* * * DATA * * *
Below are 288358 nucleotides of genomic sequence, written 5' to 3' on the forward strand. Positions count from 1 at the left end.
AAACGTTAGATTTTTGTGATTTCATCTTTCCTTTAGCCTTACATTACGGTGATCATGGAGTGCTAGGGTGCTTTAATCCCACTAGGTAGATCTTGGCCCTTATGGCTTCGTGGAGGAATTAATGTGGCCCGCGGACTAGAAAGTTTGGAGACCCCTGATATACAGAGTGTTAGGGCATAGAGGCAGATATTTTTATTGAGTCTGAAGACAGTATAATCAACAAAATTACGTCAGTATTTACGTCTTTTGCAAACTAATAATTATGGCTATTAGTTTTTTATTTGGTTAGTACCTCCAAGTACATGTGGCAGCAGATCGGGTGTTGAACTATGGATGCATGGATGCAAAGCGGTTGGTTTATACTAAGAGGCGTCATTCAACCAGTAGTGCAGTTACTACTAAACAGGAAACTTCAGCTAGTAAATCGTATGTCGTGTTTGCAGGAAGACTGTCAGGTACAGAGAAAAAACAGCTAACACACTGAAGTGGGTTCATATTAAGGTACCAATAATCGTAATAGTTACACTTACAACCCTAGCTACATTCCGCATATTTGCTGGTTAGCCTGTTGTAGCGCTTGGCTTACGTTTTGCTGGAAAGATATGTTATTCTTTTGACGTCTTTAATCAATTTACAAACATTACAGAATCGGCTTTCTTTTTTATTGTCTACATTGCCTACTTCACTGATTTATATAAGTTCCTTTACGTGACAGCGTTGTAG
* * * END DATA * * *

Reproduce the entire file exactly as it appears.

Below are 288358 nucleotides of genomic sequence, written 5' to 3' on the forward strand. Positions count from 1 at the left end.
AAACGTTAGATTTTTGTGATTTCATCTTTCCTTTAGCCTTACATTACGGTGATCATGGAGTGCTAGGGTGCTTTAATCCCACTAGGTAGATCTTGGCCCTTATGGCTTCGTGGAGGAATTAATGTGGCCCGCGGACTAGAAAGTTTGGAGACCCCTGATATACAGAGTGTTAGGGCATAGAGGCAGATATTTTTATTGAGTCTGAAGACAGTATAATCAACAAAATTACGTCAGTATTTACGTCTTTTGCAAACTAATAATTATGGCTATTAGTTTTTTATTTGGTTAGTACCTCCAAGTACATGTGGCAGCAGATCGGGTGTTGAACTATGGATGCATGGATGCAAAGCGGTTGGTTTATACTAAGAGGCGTCATTCAACCAGTAGTGCAGTTACTACTAAACAGGAAACTTCAGCTAGTAAATCGTATGTCGTGTTTGCAGGAAGACTGTCAGGTACAGAGAAAAAACAGCTAACACACTGAAGTGGGTTCATATTAAGGTACCAATAATCGTAATAGTTACACTTACAACCCTAGCTACATTCCGCATATTTGCTGGTTAGCCTGTTGTAGCGCTTGGCTTACGTTTTGCTGGAAAGATATGTTATTCTTTTGACGTCTTTAATCAATTTACAAACATTACAGAATCGGCTTTCTTTTTTATTGTCTACATTGCCTACTTCACTGATTTATATAAGTTCCTTTACGTGACAGCGTTGTAG